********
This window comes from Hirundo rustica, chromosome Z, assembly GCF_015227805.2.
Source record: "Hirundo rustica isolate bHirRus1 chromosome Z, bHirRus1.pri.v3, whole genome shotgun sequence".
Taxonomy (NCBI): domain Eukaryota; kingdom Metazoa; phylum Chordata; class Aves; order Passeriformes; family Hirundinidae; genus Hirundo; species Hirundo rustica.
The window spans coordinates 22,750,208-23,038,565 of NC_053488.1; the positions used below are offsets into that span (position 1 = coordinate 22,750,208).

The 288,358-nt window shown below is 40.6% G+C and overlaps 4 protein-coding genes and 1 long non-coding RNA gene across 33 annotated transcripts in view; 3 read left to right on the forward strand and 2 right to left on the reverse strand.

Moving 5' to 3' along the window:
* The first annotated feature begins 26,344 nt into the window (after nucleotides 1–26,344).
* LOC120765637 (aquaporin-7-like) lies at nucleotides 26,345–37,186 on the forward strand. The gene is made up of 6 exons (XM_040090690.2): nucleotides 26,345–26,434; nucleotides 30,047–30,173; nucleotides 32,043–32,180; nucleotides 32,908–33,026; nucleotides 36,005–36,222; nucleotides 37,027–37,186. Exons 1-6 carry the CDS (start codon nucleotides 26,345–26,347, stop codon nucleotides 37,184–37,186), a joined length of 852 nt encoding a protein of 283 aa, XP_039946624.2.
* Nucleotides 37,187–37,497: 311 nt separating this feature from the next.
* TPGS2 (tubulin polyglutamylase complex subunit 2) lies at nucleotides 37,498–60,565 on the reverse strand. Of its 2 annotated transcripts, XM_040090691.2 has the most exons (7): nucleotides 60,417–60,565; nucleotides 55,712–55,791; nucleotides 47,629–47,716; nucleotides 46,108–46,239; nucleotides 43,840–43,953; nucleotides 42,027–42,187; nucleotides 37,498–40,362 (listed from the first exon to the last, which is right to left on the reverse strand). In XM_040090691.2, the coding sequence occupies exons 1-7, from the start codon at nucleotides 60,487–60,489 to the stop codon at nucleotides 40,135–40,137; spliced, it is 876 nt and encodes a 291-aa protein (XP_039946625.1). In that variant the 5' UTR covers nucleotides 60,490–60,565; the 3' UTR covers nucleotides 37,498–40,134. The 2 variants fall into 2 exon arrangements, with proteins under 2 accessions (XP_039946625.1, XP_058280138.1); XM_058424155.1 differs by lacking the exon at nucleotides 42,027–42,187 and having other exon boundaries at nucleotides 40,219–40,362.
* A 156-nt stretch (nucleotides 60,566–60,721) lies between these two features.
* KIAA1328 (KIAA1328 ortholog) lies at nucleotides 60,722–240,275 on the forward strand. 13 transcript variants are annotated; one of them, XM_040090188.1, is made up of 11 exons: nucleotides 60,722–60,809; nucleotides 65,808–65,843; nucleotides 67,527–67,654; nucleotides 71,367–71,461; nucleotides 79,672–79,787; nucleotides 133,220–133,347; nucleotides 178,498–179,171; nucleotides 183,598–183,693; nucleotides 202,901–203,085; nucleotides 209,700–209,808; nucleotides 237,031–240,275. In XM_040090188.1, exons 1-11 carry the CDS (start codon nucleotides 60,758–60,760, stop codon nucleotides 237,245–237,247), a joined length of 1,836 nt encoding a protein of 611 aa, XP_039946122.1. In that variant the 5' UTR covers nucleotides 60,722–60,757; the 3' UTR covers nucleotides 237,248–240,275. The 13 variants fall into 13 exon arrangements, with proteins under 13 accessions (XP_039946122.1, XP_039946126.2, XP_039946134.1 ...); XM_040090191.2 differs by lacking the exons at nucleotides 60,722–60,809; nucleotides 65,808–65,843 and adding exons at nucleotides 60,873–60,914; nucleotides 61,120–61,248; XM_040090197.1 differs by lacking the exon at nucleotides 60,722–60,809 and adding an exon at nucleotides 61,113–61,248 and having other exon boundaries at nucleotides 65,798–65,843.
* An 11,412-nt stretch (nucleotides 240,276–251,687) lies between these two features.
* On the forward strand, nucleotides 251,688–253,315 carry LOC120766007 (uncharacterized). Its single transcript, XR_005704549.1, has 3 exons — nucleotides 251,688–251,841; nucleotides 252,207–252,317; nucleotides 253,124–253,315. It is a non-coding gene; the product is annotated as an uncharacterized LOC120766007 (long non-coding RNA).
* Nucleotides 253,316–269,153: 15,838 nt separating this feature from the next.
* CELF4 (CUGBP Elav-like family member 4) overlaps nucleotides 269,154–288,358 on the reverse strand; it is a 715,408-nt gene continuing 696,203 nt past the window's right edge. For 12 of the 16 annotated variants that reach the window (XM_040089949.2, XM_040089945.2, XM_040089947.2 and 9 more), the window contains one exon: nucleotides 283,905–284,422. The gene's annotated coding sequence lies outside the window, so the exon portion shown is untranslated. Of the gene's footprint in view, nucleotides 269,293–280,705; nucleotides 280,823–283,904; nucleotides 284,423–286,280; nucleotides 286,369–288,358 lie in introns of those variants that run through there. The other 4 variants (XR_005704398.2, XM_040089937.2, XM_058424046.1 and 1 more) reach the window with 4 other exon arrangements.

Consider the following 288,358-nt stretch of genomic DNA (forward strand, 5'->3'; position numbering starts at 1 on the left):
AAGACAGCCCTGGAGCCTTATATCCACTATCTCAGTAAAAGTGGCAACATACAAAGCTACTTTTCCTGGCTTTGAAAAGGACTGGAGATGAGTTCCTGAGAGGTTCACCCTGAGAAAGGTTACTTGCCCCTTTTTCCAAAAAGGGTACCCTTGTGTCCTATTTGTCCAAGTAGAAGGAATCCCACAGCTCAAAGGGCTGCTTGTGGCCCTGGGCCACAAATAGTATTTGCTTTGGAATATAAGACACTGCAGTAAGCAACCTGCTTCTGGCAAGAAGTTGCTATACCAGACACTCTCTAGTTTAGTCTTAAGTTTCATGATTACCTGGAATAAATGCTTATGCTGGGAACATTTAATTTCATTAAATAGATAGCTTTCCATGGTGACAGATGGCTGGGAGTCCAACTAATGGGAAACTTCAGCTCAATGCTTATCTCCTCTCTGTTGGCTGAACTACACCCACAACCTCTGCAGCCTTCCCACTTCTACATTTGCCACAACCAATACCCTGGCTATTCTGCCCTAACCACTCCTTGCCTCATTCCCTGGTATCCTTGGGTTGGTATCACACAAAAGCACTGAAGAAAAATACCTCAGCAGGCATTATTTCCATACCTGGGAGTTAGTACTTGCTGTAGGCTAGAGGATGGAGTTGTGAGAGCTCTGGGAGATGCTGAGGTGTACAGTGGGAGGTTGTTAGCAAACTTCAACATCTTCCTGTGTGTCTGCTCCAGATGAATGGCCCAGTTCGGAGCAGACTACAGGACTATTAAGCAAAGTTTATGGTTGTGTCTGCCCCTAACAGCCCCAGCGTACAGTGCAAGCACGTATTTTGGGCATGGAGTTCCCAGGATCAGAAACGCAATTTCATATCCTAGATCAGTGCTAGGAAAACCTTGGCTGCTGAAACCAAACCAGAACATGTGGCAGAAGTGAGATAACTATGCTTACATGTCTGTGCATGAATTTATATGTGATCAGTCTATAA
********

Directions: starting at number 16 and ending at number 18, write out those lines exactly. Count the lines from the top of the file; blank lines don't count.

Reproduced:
* CELF4 (CUGBP Elav-like family member 4) overlaps nucleotides 269,154–288,358 on the reverse strand; it is a 715,408-nt gene continuing 696,203 nt past the window's right edge. For 12 of the 16 annotated variants that reach the window (XM_040089949.2, XM_040089945.2, XM_040089947.2 and 9 more), the window contains one exon: nucleotides 283,905–284,422. The gene's annotated coding sequence lies outside the window, so the exon portion shown is untranslated. Of the gene's footprint in view, nucleotides 269,293–280,705; nucleotides 280,823–283,904; nucleotides 284,423–286,280; nucleotides 286,369–288,358 lie in introns of those variants that run through there. The other 4 variants (XR_005704398.2, XM_040089937.2, XM_058424046.1 and 1 more) reach the window with 4 other exon arrangements.

Consider the following 288,358-nt stretch of genomic DNA (forward strand, 5'->3'; position numbering starts at 1 on the left):
AAGACAGCCCTGGAGCCTTATATCCACTATCTCAGTAAAAGTGGCAACATACAAAGCTACTTTTCCTGGCTTTGAAAAGGACTGGAGATGAGTTCCTGAGAGGTTCACCCTGAGAAAGGTTACTTGCCCCTTTTTCCAAAAAGGGTACCCTTGTGTCCTATTTGTCCAAGTAGAAGGAATCCCACAGCTCAAAGGGCTGCTTGTGGCCCTGGGCCACAAATAGTATTTGCTTTGGAATATAAGACACTGCAGTAAGCAACCTGCTTCTGGCAAGAAGTTGCTATACCAGACACTCTCTAGTTTAGTCTTAAGTTTCATGATTACCTGGAATAAATGCTTATGCTGGGAACATTTAATTTCATTAAATAGATAGCTTTCCATGGTGACAGATGGCTGGGAGTCCAACTAATGGGAAACTTCAGCTCAATGCTTATCTCCTCTCTGTTGGCTGAACTACACCCACAACCTCTGCAGCCTTCCCACTTCTACATTTGCCACAACCAATACCCTGGCTATTCTGCCCTAACCACTCCTTGCCTCATTCCCTGGTATCCTTGGGTTGGTATCACACAAAAGCACTGAAGAAAAATACCTCAGCAGGCATTATTTCCATACCTGGGAGTTAGTACTTGCTGTAGGCTAGAGGATGGAGTTGTGAGAGCTCTGGGAGATGCTGAGGTGTACAGTGGGAGGTTGTTAGCAAACTTCAACATCTTCCTGTGTGTCTGCTCCAGATGAATGGCCCAGTTCGGAGCAGACTACAGGACTATTAAGCAAAGTTTATGGTTGTGTCTGCCCCTAACAGCCCCAGCGTACAGTGCAAGCACGTATTTTGGGCATGGAGTTCCCAGGATCAGAAACGCAATTTCATATCCTAGATCAGTGCTAGGAAAACCTTGGCTGCTGAAACCAAACCAGAACATGTGGCAGAAGTGAGATAACTATGCTTACATGTCTGTGCATGAATTTATATGTGATCAGTCTATAA